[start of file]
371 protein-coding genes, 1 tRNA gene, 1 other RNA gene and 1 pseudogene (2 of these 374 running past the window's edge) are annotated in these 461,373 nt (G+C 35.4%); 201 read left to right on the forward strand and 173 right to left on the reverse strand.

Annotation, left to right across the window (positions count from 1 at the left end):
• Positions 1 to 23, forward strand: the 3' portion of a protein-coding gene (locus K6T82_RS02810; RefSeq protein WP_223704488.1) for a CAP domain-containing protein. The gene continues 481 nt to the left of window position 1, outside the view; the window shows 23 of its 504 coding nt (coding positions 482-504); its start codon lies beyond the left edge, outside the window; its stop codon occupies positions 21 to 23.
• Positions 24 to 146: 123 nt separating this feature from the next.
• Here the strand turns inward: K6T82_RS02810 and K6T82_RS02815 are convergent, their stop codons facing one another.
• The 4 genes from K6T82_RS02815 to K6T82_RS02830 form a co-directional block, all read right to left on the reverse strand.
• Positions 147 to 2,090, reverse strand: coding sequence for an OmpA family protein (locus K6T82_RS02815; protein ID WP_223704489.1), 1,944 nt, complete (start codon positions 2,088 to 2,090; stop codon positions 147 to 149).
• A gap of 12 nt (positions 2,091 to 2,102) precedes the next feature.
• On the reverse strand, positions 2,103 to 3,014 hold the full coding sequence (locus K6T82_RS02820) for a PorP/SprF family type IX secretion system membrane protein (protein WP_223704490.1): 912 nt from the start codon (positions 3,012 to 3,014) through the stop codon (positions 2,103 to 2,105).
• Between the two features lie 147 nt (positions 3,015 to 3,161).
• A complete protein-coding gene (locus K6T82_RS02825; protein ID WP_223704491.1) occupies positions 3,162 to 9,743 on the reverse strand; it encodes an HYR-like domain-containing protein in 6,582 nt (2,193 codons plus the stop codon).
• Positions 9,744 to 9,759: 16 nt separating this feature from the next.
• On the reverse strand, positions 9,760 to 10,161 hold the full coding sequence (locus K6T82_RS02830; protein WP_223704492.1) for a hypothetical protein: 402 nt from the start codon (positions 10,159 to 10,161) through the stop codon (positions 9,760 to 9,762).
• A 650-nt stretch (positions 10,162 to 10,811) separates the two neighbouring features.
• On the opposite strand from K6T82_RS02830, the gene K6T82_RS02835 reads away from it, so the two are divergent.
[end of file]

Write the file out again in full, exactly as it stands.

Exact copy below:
371 protein-coding genes, 1 tRNA gene, 1 other RNA gene and 1 pseudogene (2 of these 374 running past the window's edge) are annotated in these 461,373 nt (G+C 35.4%); 201 read left to right on the forward strand and 173 right to left on the reverse strand.

Annotation, left to right across the window (positions count from 1 at the left end):
• Positions 1 to 23, forward strand: the 3' portion of a protein-coding gene (locus K6T82_RS02810; RefSeq protein WP_223704488.1) for a CAP domain-containing protein. The gene continues 481 nt to the left of window position 1, outside the view; the window shows 23 of its 504 coding nt (coding positions 482-504); its start codon lies beyond the left edge, outside the window; its stop codon occupies positions 21 to 23.
• Positions 24 to 146: 123 nt separating this feature from the next.
• Here the strand turns inward: K6T82_RS02810 and K6T82_RS02815 are convergent, their stop codons facing one another.
• The 4 genes from K6T82_RS02815 to K6T82_RS02830 form a co-directional block, all read right to left on the reverse strand.
• Positions 147 to 2,090, reverse strand: coding sequence for an OmpA family protein (locus K6T82_RS02815; protein ID WP_223704489.1), 1,944 nt, complete (start codon positions 2,088 to 2,090; stop codon positions 147 to 149).
• A gap of 12 nt (positions 2,091 to 2,102) precedes the next feature.
• On the reverse strand, positions 2,103 to 3,014 hold the full coding sequence (locus K6T82_RS02820) for a PorP/SprF family type IX secretion system membrane protein (protein WP_223704490.1): 912 nt from the start codon (positions 3,012 to 3,014) through the stop codon (positions 2,103 to 2,105).
• Between the two features lie 147 nt (positions 3,015 to 3,161).
• A complete protein-coding gene (locus K6T82_RS02825; protein ID WP_223704491.1) occupies positions 3,162 to 9,743 on the reverse strand; it encodes an HYR-like domain-containing protein in 6,582 nt (2,193 codons plus the stop codon).
• Positions 9,744 to 9,759: 16 nt separating this feature from the next.
• On the reverse strand, positions 9,760 to 10,161 hold the full coding sequence (locus K6T82_RS02830; protein WP_223704492.1) for a hypothetical protein: 402 nt from the start codon (positions 10,159 to 10,161) through the stop codon (positions 9,760 to 9,762).
• A 650-nt stretch (positions 10,162 to 10,811) separates the two neighbouring features.
• On the opposite strand from K6T82_RS02830, the gene K6T82_RS02835 reads away from it, so the two are divergent.